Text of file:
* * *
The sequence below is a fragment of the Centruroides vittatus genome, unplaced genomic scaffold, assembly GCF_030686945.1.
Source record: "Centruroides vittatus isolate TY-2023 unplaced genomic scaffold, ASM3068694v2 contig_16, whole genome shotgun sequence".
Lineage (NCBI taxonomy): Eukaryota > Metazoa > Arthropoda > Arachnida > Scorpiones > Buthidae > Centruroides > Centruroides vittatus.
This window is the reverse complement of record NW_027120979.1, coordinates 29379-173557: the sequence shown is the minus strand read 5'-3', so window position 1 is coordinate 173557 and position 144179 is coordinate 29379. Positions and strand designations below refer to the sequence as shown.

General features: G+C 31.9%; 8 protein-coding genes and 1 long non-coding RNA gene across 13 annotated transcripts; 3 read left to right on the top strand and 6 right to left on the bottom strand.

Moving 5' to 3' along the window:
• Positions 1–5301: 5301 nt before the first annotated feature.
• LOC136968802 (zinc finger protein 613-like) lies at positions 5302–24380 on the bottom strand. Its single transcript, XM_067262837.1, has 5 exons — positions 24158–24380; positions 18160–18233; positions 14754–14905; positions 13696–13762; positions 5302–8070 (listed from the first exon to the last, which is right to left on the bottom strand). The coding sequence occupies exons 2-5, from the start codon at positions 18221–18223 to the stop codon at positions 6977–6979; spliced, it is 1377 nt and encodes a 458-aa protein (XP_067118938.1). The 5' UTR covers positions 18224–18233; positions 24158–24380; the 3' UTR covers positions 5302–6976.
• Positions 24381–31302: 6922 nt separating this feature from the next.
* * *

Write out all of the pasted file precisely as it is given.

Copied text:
The sequence below is a fragment of the Centruroides vittatus genome, unplaced genomic scaffold, assembly GCF_030686945.1.
Source record: "Centruroides vittatus isolate TY-2023 unplaced genomic scaffold, ASM3068694v2 contig_16, whole genome shotgun sequence".
Lineage (NCBI taxonomy): Eukaryota > Metazoa > Arthropoda > Arachnida > Scorpiones > Buthidae > Centruroides > Centruroides vittatus.
This window is the reverse complement of record NW_027120979.1, coordinates 29379-173557: the sequence shown is the minus strand read 5'-3', so window position 1 is coordinate 173557 and position 144179 is coordinate 29379. Positions and strand designations below refer to the sequence as shown.

General features: G+C 31.9%; 8 protein-coding genes and 1 long non-coding RNA gene across 13 annotated transcripts; 3 read left to right on the top strand and 6 right to left on the bottom strand.

Moving 5' to 3' along the window:
• Positions 1–5301: 5301 nt before the first annotated feature.
• LOC136968802 (zinc finger protein 613-like) lies at positions 5302–24380 on the bottom strand. Its single transcript, XM_067262837.1, has 5 exons — positions 24158–24380; positions 18160–18233; positions 14754–14905; positions 13696–13762; positions 5302–8070 (listed from the first exon to the last, which is right to left on the bottom strand). The coding sequence occupies exons 2-5, from the start codon at positions 18221–18223 to the stop codon at positions 6977–6979; spliced, it is 1377 nt and encodes a 458-aa protein (XP_067118938.1). The 5' UTR covers positions 18224–18233; positions 24158–24380; the 3' UTR covers positions 5302–6976.
• Positions 24381–31302: 6922 nt separating this feature from the next.